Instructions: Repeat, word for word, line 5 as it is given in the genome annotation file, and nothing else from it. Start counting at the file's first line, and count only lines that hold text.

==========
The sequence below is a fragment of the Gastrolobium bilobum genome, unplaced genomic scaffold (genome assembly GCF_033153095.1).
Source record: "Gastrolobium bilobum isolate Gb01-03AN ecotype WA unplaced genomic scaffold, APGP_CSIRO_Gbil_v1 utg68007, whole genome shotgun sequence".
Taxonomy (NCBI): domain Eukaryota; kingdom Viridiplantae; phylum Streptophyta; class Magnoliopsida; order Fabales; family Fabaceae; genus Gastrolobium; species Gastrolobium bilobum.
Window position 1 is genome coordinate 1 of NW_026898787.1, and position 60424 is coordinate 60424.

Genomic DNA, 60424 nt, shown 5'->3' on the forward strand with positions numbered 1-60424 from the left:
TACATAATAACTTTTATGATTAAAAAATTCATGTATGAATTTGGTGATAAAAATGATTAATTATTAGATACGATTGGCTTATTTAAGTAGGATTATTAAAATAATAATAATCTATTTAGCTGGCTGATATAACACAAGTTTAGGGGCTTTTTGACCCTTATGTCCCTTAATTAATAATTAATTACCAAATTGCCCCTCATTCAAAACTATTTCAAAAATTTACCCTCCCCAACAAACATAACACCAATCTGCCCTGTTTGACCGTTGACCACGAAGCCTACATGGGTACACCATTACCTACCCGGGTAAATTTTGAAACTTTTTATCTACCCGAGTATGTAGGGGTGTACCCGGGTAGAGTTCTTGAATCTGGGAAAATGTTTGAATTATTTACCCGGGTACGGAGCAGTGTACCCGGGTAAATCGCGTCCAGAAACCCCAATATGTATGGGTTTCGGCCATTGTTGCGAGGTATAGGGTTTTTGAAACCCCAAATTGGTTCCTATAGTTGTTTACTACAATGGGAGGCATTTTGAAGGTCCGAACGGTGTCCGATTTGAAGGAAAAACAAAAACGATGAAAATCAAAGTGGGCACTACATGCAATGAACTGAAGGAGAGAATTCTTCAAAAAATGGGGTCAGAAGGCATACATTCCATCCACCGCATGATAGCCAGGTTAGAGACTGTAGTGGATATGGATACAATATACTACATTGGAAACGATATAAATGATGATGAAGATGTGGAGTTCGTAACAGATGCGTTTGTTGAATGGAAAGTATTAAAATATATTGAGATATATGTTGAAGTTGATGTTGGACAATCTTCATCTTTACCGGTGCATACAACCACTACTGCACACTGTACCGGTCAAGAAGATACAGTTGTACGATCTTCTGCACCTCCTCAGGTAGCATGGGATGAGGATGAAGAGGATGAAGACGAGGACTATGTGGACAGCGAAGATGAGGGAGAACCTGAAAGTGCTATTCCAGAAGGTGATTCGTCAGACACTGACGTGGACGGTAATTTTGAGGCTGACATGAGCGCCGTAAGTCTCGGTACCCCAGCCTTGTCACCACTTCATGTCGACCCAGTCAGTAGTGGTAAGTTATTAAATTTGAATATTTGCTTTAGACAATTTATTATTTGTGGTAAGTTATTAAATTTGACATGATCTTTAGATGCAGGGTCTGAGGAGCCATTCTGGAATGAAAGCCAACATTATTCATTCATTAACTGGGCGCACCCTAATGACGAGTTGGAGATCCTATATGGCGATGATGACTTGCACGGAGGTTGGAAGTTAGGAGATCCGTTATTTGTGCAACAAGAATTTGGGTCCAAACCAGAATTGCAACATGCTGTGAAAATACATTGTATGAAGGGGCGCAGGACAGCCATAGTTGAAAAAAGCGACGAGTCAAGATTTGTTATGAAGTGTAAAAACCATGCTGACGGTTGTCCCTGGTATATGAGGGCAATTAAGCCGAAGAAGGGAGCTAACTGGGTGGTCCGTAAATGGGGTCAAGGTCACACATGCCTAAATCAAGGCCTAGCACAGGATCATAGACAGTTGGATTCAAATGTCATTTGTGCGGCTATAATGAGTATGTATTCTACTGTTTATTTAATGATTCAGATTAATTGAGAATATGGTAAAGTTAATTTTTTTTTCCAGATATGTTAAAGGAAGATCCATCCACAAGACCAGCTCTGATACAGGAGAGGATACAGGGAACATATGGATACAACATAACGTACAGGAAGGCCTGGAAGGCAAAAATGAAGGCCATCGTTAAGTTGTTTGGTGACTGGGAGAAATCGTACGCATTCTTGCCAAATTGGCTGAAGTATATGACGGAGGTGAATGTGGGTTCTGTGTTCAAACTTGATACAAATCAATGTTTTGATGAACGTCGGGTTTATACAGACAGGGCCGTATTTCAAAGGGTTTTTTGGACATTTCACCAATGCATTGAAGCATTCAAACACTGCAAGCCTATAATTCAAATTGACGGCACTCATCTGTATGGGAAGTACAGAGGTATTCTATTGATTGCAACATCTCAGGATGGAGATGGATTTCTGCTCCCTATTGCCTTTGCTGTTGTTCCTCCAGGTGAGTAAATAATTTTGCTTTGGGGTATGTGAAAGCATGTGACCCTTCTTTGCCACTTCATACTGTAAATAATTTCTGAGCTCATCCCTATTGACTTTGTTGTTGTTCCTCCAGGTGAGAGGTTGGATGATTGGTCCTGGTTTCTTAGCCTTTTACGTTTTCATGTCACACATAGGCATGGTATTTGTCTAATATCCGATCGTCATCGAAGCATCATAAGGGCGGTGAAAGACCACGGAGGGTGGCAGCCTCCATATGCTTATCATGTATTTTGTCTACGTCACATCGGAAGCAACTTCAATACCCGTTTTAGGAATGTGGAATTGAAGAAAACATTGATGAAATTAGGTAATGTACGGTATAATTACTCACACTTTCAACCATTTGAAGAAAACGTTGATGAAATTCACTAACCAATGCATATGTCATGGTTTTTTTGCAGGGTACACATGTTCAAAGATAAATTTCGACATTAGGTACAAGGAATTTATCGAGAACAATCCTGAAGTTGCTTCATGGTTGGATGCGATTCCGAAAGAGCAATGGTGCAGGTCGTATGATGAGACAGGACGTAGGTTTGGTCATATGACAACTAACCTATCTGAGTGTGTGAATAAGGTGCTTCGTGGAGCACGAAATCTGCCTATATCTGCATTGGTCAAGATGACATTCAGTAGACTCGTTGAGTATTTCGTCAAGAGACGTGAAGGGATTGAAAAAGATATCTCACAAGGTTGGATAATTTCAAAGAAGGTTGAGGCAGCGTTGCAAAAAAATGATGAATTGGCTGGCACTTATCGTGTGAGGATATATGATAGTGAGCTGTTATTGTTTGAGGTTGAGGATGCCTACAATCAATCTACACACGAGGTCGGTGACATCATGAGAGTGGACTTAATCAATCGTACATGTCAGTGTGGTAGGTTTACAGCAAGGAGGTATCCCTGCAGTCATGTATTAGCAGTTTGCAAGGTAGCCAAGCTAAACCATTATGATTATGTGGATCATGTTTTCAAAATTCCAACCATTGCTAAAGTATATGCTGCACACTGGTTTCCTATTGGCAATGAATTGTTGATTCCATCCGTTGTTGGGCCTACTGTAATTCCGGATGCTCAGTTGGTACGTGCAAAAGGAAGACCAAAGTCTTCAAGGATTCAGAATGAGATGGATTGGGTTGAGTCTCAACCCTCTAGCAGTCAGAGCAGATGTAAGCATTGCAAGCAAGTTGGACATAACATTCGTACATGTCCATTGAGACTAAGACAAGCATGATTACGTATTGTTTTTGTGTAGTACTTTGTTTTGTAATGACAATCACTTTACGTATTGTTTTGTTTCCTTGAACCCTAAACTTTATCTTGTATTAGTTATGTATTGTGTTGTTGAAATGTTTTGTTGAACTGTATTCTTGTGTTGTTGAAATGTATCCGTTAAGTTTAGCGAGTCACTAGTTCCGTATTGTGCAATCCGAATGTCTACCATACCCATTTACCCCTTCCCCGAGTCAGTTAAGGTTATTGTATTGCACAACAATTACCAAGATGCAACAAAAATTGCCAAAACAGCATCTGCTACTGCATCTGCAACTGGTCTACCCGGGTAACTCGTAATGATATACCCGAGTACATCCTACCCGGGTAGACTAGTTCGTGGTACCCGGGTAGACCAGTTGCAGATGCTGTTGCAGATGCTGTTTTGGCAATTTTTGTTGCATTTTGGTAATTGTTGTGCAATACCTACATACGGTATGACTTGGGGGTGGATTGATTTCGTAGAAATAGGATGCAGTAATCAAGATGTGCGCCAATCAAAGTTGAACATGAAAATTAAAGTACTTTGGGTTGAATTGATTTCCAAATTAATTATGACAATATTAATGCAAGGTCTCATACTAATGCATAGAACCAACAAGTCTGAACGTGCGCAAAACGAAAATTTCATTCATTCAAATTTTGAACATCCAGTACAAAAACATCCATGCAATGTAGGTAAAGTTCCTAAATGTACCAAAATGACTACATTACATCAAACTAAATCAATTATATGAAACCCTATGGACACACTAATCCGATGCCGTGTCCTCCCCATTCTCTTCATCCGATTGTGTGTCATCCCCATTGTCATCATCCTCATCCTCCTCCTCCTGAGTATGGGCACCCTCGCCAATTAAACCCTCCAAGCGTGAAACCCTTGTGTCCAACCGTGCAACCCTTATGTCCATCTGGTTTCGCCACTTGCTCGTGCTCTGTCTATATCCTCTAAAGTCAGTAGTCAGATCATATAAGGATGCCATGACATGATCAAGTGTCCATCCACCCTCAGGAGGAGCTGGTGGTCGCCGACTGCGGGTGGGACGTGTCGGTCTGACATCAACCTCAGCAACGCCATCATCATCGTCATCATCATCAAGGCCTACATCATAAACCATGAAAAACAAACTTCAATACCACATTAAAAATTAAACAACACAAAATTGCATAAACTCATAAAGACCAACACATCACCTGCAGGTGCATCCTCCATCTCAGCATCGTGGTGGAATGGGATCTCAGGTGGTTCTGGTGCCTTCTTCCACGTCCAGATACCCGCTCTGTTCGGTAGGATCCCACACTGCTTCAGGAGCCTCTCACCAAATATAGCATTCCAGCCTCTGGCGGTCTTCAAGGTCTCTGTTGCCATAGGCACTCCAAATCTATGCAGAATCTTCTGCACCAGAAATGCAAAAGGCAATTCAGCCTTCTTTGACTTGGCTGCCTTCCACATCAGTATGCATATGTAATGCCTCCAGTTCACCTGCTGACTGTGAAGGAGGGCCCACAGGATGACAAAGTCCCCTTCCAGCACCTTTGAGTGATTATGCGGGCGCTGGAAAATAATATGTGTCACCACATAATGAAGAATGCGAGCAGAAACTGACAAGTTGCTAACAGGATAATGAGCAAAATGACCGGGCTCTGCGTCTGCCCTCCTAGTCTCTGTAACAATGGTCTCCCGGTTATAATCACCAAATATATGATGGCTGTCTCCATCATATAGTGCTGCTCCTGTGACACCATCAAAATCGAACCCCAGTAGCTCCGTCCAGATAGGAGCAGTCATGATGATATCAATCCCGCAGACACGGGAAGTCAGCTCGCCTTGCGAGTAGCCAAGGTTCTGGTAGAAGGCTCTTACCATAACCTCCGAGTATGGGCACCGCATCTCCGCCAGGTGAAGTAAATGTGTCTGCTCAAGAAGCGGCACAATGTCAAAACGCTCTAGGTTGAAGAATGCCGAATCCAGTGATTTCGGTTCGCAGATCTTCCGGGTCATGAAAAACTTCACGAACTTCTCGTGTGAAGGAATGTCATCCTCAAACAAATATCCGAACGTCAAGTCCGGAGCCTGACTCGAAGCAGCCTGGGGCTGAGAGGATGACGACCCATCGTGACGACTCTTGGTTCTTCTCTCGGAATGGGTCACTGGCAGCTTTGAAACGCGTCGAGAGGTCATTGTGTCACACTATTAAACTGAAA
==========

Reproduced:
Genomic DNA, 60424 nt, shown 5'->3' on the forward strand with positions numbered 1-60424 from the left: